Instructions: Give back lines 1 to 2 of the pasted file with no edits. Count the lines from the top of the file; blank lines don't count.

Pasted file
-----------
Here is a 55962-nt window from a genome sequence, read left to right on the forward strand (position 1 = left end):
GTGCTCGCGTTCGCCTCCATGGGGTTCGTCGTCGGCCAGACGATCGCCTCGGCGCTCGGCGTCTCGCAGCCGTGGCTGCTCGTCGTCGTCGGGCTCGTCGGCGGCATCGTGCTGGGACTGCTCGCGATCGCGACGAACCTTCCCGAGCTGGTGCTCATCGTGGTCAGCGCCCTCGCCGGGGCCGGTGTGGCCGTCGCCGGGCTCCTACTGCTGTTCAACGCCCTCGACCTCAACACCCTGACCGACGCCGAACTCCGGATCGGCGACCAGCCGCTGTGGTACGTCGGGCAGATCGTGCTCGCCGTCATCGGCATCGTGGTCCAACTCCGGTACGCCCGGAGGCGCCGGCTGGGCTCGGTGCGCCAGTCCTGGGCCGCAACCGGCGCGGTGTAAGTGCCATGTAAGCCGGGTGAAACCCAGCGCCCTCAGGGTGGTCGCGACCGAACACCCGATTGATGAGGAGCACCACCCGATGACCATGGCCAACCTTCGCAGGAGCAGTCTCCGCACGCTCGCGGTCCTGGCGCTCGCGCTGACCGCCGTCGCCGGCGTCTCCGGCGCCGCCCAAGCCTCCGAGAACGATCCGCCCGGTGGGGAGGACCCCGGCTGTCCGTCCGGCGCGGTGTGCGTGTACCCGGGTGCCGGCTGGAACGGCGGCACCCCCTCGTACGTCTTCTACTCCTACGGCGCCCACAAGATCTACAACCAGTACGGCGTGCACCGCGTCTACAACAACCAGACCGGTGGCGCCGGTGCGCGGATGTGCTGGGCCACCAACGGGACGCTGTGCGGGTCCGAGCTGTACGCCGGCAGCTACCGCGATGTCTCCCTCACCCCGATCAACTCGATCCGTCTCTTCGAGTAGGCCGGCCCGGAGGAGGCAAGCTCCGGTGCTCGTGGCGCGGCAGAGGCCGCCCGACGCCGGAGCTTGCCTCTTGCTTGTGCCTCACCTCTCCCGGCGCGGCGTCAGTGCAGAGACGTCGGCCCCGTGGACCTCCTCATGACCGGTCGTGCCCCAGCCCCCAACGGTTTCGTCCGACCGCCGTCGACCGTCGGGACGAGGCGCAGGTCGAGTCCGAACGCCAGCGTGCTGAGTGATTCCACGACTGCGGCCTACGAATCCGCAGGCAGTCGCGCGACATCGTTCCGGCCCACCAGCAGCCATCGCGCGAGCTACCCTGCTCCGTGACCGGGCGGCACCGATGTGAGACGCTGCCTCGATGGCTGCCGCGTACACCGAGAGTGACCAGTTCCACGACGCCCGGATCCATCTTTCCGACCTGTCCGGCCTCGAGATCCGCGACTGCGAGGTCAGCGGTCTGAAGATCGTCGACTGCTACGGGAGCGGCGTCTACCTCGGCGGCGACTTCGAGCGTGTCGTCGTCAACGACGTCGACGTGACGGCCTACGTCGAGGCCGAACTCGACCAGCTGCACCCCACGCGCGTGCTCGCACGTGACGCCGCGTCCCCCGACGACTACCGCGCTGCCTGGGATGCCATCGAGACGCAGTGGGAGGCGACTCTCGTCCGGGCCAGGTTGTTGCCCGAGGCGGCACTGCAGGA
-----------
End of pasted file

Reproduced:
Here is a 55962-nt window from a genome sequence, read left to right on the forward strand (position 1 = left end):
GTGCTCGCGTTCGCCTCCATGGGGTTCGTCGTCGGCCAGACGATCGCCTCGGCGCTCGGCGTCTCGCAGCCGTGGCTGCTCGTCGTCGTCGGGCTCGTCGGCGGCATCGTGCTGGGACTGCTCGCGATCGCGACGAACCTTCCCGAGCTGGTGCTCATCGTGGTCAGCGCCCTCGCCGGGGCCGGTGTGGCCGTCGCCGGGCTCCTACTGCTGTTCAACGCCCTCGACCTCAACACCCTGACCGACGCCGAACTCCGGATCGGCGACCAGCCGCTGTGGTACGTCGGGCAGATCGTGCTCGCCGTCATCGGCATCGTGGTCCAACTCCGGTACGCCCGGAGGCGCCGGCTGGGCTCGGTGCGCCAGTCCTGGGCCGCAACCGGCGCGGTGTAAGTGCCATGTAAGCCGGGTGAAACCCAGCGCCCTCAGGGTGGTCGCGACCGAACACCCGATTGATGAGGAGCACCACCCGATGACCATGGCCAACCTTCGCAGGAGCAGTCTCCGCACGCTCGCGGTCCTGGCGCTCGCGCTGACCGCCGTCGCCGGCGTCTCCGGCGCCGCCCAAGCCTCCGAGAACGATCCGCCCGGTGGGGAGGACCCCGGCTGTCCGTCCGGCGCGGTGTGCGTGTACCCGGGTGCCGGCTGGAACGGCGGCACCCCCTCGTACGTCTTCTACTCCTACGGCGCCCACAAGATCTACAACCAGTACGGCGTGCACCGCGTCTACAACAACCAGACCGGTGGCGCCGGTGCGCGGATGTGCTGGGCCACCAACGGGACGCTGTGCGGGTCCGAGCTGTACGCCGGCAGCTACCGCGATGTCTCCCTCACCCCGATCAACTCGATCCGTCTCTTCGAGTAGGCCGGCCCGGAGGAGGCAAGCTCCGGTGCTCGTGGCGCGGCAGAGGCCGCCCGACGCCGGAGCTTGCCTCTTGCTTGTGCCTCACCTCTCCCGGCGCGGCGTCAGTGCAGAGACGTCGGCCCCGTGGACCTCCTCATGACCGGTCGTGCCCCAGCCCCCAACGGTTTCGTCCGACCGCCGTCGACCGTCGGGACGAGGCGCAGGTCGAGTCCGAACGCCAGCGTGCTGAGTGATTCCACGACTGCGGCCTACGAATCCGCAGGCAGTCGCGCGACATCGTTCCGGCCCACCAGCAGCCATCGCGCGAGCTACCCTGCTCCGTGACCGGGCGGCACCGATGTGAGACGCTGCCTCGATGGCTGCCGCGTACACCGAGAGTGACCAGTTCCACGACGCCCGGATCCATCTTTCCGACCTGTCCGGCCTCGAGATCCGCGACTGCGAGGTCAGCGGTCTGAAGATCGTCGACTGCTACGGGAGCGGCGTCTACCTCGGCGGCGACTTCGAGCGTGTCGTCGTCAACGACGTCGACGTGACGGCCTACGTCGAGGCCGAACTCGACCAGCTGCACCCCACGCGCGTGCTCGCACGTGACGCCGCGTCCCCCGACGACTACCGCGCTGCCTGGGATGCCATCGAGACGCAGTGGGAGGCGACTCTCGTCCGGGCCAGGTTGTTGCCCGAGGCGGCACTGCAGGA